What types of characters would you like to see more of?
I started reading Mildred Pierce by James M. Cain a few months ago. Though I found it to be very entertaining, I put it down for one reason or another, and eventually it was due back at the library.
I decided to check it out again, and this time I simply couldn't put it down. The story takes place in Depression Era LA. It follows FMC Mildred Pierce amidst her financial and marital troubles. After getting fed up with her husband's unemployment and extramarital shenanigans, Mildred kicks him out of the house. With the bills coming in, she soon realizes she has to step up and find work to put food on the table and keep the roof over their heads. She swallows her pride and becomes a waitress (much to the haughty disapproval of her spoiled daughter Veda).
Being the ambitious woman she is, she doesn't stop there. Her side business (baking pies) begins to take off after she convinces her new boss to buy and sell her pies instead of wasting his money on his old subpar vendor. Soon, she can't shake the idea that she should open her own restaurant. But it doesn't end there. She's driven and she'll stop at nothing, whatever it takes to provide for her family.
Mildred is a strong independent female character (before that was a thing).Typically women in this era (and genre) played one of two roles. Cain breaks away from that and presents Mildred, despite her many flaws, as what we might call a "modern woman" (for better or worse).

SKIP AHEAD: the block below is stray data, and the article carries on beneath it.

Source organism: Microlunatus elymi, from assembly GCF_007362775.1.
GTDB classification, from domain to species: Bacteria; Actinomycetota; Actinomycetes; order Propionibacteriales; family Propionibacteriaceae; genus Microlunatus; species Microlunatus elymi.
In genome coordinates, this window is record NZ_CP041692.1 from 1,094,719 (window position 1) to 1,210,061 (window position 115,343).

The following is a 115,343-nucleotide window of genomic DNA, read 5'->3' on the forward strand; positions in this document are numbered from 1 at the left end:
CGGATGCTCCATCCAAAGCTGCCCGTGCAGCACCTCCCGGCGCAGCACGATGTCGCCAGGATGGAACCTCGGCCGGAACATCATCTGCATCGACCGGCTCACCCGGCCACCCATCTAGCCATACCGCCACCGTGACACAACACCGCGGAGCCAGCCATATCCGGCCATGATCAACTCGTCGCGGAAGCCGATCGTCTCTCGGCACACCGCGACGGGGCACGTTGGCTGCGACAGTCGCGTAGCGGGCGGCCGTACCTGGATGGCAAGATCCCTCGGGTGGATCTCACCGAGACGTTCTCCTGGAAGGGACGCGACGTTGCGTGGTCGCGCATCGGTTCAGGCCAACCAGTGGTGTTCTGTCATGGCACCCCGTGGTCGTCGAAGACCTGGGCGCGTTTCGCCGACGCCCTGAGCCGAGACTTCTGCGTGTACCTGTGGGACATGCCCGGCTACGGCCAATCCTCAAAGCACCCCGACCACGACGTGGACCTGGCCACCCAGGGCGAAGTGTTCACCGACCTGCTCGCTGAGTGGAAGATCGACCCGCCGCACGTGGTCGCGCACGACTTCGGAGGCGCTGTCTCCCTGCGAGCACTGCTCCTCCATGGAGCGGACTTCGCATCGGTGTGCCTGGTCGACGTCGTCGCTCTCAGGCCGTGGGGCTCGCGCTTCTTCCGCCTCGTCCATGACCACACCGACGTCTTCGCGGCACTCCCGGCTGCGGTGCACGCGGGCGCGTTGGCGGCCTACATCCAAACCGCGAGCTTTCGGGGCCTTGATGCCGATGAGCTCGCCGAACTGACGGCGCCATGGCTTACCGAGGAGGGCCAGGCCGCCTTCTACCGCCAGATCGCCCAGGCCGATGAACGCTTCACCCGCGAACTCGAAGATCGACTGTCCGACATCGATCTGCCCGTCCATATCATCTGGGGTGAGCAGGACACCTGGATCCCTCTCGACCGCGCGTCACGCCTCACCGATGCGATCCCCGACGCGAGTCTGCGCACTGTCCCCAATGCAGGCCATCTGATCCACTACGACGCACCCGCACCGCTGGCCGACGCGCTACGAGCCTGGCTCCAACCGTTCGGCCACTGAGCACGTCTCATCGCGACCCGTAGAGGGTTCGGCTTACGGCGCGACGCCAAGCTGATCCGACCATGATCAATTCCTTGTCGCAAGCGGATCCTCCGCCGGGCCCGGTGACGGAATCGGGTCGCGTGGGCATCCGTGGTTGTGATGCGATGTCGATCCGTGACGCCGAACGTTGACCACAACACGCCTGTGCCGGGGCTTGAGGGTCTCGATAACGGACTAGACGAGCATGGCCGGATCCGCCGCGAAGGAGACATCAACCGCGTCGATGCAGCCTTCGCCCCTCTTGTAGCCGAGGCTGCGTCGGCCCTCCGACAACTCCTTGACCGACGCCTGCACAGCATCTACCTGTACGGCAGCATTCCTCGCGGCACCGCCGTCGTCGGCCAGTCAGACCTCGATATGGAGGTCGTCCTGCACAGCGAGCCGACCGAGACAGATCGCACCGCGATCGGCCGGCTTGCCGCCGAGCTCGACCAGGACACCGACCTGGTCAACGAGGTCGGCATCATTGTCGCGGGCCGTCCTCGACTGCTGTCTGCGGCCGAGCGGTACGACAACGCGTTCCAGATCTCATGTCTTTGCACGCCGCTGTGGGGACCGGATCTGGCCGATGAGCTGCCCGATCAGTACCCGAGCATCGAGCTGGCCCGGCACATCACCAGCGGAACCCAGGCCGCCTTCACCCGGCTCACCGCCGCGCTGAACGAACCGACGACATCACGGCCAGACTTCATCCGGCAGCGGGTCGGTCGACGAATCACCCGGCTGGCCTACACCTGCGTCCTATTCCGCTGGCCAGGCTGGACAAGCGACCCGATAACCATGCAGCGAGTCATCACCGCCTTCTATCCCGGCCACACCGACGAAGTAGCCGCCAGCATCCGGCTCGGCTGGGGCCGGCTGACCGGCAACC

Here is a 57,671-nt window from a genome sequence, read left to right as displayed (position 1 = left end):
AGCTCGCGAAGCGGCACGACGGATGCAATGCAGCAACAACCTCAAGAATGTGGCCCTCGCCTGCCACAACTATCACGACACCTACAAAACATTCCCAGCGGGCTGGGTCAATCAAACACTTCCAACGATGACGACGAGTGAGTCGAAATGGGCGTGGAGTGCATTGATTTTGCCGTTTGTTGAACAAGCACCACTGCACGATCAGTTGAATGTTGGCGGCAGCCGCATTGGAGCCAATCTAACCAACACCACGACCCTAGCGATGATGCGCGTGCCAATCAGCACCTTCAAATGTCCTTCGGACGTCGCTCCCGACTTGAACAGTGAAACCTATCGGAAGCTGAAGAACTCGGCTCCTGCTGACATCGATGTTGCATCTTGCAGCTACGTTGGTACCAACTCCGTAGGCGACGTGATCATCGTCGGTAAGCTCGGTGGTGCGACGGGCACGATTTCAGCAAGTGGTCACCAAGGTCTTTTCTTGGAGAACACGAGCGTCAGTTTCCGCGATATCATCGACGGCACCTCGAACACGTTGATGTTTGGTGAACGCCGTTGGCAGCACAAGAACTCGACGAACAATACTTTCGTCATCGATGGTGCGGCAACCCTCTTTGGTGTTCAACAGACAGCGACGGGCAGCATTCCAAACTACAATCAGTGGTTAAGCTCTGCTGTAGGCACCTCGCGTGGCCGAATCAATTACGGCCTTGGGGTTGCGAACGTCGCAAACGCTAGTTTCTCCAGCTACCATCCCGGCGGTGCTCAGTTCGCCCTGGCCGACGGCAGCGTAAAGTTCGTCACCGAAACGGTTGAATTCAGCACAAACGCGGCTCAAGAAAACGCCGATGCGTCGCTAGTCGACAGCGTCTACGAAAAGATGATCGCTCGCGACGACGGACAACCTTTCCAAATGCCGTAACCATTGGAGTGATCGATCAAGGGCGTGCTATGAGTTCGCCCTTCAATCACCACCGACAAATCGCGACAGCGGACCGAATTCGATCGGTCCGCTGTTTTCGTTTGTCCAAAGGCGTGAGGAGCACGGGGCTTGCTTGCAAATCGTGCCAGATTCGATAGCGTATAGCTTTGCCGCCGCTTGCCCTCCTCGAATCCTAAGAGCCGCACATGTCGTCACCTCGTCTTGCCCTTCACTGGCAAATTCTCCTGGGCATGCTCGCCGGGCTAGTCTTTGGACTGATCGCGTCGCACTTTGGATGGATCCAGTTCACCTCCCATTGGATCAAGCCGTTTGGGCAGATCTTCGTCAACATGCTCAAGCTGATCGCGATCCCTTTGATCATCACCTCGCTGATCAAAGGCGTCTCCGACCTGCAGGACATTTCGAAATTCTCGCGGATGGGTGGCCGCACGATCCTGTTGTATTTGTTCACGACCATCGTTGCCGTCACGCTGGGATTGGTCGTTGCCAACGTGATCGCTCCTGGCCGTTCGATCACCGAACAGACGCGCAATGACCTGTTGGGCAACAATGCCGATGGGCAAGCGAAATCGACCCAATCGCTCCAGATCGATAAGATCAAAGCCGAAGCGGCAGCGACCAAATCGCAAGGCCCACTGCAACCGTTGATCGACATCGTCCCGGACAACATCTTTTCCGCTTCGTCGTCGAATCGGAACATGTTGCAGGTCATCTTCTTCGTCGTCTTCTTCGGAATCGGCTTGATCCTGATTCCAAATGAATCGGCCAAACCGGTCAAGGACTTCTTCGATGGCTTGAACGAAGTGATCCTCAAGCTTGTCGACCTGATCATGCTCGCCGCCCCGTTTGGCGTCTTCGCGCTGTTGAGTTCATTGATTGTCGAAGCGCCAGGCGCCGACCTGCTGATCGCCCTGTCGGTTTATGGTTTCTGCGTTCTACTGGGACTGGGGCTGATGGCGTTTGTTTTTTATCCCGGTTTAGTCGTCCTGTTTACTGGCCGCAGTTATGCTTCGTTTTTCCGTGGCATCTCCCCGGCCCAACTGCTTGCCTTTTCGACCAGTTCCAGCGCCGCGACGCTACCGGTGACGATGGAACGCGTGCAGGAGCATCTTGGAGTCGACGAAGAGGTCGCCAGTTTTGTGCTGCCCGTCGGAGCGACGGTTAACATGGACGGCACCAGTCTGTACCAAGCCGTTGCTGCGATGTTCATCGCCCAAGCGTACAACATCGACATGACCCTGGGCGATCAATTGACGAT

She's not a great mother (seriously, Veda is a god-awful child that deserves more than the occasional slap to the face she gets), but Mildred typically makes an effort. After all, she's a working mother with secret lover(s), and drama with her ex so her priorities have shifted.
I was struck by just how believable of a character Mildred was (all things considered). We often see female novelists write from a male POV, but rarely do we see that sort of gender swap go in the other direction, much less in 1941. It can be a bit like a soap opera at times, which is possibly why it was made into the iconic Joan Crawford film in the 40's. The story itself takes a slightly softer approach to the typical high testosterone hard-boiled style (still plenty of implied sex, booze, & cursing). Some of the hard-boiled stuff out there, while entertaining, can be overwhelmingly objectifying and dismissive of women (not to mention, shockingly racist). Cain carves out that middle road keeping in the best aspects of the genre and leaving out the worst.
Pros: It has a wonderful literary style, nuanced characters, timeless classic, page turner, the female MC makes for a wonderful little step outside of the usual Hard-boiled detective.
Cons: It could have been a bit cleaner in that it had a similar appeal as reality television. I was unable to relate to any of the characters, but still wanted to stand on the sideline and get swept up in their personal drama.
There are many books that I'll never pick up again, but this definitely isn't one of them. After reading a copy from the library, this has made it to the top of my need to own a personal copy list.I would recommend this book to anyone and everyone so long as they're neither easily scandalized nor expecting a redemption story.
If you get a chance to read it, come back and let me know what you think!